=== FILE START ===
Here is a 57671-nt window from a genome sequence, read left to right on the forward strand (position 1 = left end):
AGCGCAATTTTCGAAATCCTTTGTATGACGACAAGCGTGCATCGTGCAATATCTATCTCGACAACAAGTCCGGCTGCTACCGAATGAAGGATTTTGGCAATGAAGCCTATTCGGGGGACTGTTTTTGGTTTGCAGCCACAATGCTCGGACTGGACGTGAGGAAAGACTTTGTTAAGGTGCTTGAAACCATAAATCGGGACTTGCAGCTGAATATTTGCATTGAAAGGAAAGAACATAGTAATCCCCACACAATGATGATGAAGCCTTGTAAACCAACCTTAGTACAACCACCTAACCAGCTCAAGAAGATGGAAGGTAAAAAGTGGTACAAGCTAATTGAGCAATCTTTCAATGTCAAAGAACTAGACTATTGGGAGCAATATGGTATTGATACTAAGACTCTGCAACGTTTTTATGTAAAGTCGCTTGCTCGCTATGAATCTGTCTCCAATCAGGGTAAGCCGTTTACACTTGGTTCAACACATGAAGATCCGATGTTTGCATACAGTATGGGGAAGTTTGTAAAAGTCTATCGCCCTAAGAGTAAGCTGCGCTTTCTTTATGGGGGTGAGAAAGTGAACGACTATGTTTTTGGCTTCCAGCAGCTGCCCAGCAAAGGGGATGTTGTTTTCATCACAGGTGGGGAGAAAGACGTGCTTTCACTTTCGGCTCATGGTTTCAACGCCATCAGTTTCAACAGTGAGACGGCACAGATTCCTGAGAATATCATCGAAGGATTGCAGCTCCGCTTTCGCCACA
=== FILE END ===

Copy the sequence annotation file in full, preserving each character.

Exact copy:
Here is a 57671-nt window from a genome sequence, read left to right on the forward strand (position 1 = left end):
AGCGCAATTTTCGAAATCCTTTGTATGACGACAAGCGTGCATCGTGCAATATCTATCTCGACAACAAGTCCGGCTGCTACCGAATGAAGGATTTTGGCAATGAAGCCTATTCGGGGGACTGTTTTTGGTTTGCAGCCACAATGCTCGGACTGGACGTGAGGAAAGACTTTGTTAAGGTGCTTGAAACCATAAATCGGGACTTGCAGCTGAATATTTGCATTGAAAGGAAAGAACATAGTAATCCCCACACAATGATGATGAAGCCTTGTAAACCAACCTTAGTACAACCACCTAACCAGCTCAAGAAGATGGAAGGTAAAAAGTGGTACAAGCTAATTGAGCAATCTTTCAATGTCAAAGAACTAGACTATTGGGAGCAATATGGTATTGATACTAAGACTCTGCAACGTTTTTATGTAAAGTCGCTTGCTCGCTATGAATCTGTCTCCAATCAGGGTAAGCCGTTTACACTTGGTTCAACACATGAAGATCCGATGTTTGCATACAGTATGGGGAAGTTTGTAAAAGTCTATCGCCCTAAGAGTAAGCTGCGCTTTCTTTATGGGGGTGAGAAAGTGAACGACTATGTTTTTGGCTTCCAGCAGCTGCCCAGCAAAGGGGATGTTGTTTTCATCACAGGTGGGGAGAAAGACGTGCTTTCACTTTCGGCTCATGGTTTCAACGCCATCAGTTTCAACAGTGAGACGGCACAGATTCCTGAGAATATCATCGAAGGATTGCAGCTCCGCTTTCGCCACA